Needless to say, White wanted to see more of Lewan go one-on-one with edge rushers because it would make his evaluation easier. Instead he was forced to watch a highly talented lineman be neutered because he was forced to run simplified schemes; that made White’s job more difficult. I don’t fault White for not digging deeper and trying to understand that you run into the boundary against MSU and put a slot to the field (and thus explaining the positioning of the TEs and WRs) and things like that, that wasn’t the scope of his assignment.

Still, if you haven’t read the article, I recommend it. It’s a good evaluation of Lewan.

Shop Smart Sho…

April 15th, 2014 at 2:46 PM ^

How is it better to ask TEs, who are young, to help with blocking than RBs, some of whom are experienced?  Especially if the help is needed on the interior?  It seems like it should be much easier for a RB to help an OG than a TE.  

And the straw man about the 13 blocking schemes complaint is both obvious and sad.  Even if 13 blocking schemes are fine, why not use 13 blocking schemes that make sense for the roster?  If a fan with average football intelligence, which I believe I am, can tell that only one of the TEs could both block and catc (Butt), shouldn't the coaching staff have been able to tell and adapt to reality?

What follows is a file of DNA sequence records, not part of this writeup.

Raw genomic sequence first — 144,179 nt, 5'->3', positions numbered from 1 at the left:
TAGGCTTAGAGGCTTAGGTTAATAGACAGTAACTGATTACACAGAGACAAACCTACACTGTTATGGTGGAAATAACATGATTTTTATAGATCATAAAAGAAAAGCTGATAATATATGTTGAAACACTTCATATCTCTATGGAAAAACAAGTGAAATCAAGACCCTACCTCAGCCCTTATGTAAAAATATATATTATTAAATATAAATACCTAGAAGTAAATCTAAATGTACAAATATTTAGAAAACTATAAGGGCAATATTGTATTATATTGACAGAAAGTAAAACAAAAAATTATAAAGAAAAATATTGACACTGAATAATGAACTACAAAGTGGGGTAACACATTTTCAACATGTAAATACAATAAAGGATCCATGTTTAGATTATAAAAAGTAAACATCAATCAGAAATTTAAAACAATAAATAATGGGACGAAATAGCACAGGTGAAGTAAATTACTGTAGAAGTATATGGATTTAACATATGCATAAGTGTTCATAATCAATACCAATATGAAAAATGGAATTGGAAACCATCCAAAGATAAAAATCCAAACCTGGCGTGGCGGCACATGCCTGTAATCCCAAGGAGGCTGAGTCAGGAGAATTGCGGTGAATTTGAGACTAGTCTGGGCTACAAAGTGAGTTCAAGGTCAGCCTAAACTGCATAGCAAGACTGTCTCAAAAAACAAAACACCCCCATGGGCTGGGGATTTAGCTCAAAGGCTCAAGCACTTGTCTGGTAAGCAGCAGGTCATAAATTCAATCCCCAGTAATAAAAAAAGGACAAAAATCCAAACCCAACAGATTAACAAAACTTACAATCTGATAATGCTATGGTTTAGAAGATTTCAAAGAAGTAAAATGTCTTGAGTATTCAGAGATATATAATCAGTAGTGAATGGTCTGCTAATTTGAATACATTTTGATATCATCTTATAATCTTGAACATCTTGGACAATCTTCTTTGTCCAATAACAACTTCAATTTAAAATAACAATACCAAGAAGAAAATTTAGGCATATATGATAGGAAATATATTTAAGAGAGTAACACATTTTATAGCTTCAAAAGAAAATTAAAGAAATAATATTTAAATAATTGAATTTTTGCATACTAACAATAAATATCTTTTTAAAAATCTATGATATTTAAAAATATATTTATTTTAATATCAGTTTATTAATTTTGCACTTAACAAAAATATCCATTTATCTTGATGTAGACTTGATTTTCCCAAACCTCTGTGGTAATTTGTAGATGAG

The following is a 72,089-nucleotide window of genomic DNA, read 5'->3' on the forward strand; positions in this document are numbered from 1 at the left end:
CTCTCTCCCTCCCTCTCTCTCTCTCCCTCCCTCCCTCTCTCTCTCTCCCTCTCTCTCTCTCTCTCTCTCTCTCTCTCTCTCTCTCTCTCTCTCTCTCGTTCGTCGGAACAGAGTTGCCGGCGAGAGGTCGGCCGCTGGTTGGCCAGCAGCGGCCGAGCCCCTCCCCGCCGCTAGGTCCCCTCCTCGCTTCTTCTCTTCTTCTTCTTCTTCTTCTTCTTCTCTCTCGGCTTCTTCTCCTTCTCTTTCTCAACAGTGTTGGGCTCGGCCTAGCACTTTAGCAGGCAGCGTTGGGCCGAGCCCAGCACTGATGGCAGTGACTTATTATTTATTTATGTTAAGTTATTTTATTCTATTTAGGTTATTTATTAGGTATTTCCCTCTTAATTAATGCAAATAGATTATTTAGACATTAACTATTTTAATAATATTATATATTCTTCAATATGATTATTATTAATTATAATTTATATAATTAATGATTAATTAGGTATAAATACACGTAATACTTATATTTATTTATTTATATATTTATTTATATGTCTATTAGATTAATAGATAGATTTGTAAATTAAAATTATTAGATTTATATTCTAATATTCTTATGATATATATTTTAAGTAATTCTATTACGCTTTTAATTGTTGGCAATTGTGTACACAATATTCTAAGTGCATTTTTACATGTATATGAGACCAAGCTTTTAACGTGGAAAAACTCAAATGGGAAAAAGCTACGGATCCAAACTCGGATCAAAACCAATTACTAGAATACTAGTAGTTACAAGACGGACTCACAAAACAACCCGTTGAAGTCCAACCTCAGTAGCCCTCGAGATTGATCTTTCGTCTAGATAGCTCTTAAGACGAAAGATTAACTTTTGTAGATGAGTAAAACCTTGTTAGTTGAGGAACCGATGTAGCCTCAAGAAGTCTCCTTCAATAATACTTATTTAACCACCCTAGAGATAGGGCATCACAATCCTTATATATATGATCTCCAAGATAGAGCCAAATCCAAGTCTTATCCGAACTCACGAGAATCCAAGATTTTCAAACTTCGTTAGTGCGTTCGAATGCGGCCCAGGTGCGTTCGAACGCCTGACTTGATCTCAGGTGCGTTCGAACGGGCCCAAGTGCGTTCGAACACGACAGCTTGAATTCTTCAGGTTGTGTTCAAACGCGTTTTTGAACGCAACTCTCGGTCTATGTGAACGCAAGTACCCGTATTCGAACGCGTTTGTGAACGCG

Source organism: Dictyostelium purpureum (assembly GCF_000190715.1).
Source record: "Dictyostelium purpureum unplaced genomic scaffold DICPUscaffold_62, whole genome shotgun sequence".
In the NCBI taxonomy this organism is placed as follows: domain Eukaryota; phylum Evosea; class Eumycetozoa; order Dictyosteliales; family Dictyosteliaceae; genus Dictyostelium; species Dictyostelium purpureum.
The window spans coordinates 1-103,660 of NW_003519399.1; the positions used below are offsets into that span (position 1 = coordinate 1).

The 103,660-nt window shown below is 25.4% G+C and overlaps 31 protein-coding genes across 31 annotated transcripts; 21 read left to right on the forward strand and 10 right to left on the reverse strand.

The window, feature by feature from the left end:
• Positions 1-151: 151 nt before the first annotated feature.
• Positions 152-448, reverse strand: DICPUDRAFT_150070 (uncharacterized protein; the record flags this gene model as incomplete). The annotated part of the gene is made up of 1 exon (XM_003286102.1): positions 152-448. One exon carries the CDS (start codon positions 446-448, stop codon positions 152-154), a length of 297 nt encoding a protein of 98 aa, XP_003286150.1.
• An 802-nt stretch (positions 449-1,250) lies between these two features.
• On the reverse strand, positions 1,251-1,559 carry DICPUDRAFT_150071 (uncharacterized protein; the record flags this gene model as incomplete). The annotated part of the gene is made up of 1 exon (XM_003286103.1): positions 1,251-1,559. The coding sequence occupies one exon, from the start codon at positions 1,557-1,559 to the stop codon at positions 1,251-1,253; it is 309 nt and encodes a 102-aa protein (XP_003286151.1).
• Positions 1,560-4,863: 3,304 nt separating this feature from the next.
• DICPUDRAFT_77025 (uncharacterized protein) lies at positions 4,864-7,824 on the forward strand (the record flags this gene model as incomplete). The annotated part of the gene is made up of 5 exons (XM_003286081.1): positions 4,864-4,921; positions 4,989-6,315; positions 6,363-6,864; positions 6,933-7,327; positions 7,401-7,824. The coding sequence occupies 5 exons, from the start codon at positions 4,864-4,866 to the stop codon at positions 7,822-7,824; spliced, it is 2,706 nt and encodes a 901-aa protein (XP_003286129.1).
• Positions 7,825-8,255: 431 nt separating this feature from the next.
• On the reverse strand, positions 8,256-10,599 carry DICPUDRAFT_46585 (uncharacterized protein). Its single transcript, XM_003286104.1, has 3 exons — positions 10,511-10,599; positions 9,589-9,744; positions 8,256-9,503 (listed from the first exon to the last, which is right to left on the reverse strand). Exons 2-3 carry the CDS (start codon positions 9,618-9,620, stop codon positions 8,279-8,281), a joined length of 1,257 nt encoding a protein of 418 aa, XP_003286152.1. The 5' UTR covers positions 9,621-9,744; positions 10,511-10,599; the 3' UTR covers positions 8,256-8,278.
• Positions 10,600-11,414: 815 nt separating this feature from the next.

April 15th, 2014 at 1:37 PM ^

Replay, although a good idea, is intended to fix bad calls and not turn humans into robots.  Basketball and football are games played by humans and reffed by humans.  We all make mistakes and that is just part of the game.  I wish replay were only about removing blatantly horrible calls from the game and provide a little bit of clarity on calls that aren't so horrible, but still wrong. 

I wish there was a time limit of, say, 45 seconds per replay.  If nothing conclusive is found then the call stays as it is and there isn't 5 minutes of deliberation.  If the call is wrong then it can't be that bad if a 45 second replay didn't clearly show otherwise.